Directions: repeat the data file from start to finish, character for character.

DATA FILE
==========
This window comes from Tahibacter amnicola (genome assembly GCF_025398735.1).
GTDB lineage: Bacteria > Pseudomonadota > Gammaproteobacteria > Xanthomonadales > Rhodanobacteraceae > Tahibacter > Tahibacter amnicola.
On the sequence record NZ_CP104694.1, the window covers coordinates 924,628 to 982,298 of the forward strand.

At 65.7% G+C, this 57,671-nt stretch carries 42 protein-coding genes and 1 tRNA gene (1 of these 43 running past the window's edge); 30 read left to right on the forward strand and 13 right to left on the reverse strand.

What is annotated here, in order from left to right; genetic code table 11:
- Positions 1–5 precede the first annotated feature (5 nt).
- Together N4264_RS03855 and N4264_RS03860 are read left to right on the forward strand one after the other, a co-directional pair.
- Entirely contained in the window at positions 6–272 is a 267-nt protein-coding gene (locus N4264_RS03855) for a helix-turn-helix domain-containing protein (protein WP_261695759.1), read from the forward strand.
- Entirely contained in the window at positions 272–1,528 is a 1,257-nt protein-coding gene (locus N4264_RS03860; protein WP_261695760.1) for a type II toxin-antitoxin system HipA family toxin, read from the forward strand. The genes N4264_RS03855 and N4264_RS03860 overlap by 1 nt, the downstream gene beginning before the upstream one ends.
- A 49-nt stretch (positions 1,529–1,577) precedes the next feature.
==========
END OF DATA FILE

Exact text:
This window comes from Tahibacter amnicola (genome assembly GCF_025398735.1).
GTDB lineage: Bacteria > Pseudomonadota > Gammaproteobacteria > Xanthomonadales > Rhodanobacteraceae > Tahibacter > Tahibacter amnicola.
On the sequence record NZ_CP104694.1, the window covers coordinates 924,628 to 982,298 of the forward strand.

At 65.7% G+C, this 57,671-nt stretch carries 42 protein-coding genes and 1 tRNA gene (1 of these 43 running past the window's edge); 30 read left to right on the forward strand and 13 right to left on the reverse strand.

What is annotated here, in order from left to right; genetic code table 11:
- Positions 1–5 precede the first annotated feature (5 nt).
- Together N4264_RS03855 and N4264_RS03860 are read left to right on the forward strand one after the other, a co-directional pair.
- Entirely contained in the window at positions 6–272 is a 267-nt protein-coding gene (locus N4264_RS03855) for a helix-turn-helix domain-containing protein (protein WP_261695759.1), read from the forward strand.
- Entirely contained in the window at positions 272–1,528 is a 1,257-nt protein-coding gene (locus N4264_RS03860; protein WP_261695760.1) for a type II toxin-antitoxin system HipA family toxin, read from the forward strand. The genes N4264_RS03855 and N4264_RS03860 overlap by 1 nt, the downstream gene beginning before the upstream one ends.
- A 49-nt stretch (positions 1,529–1,577) precedes the next feature.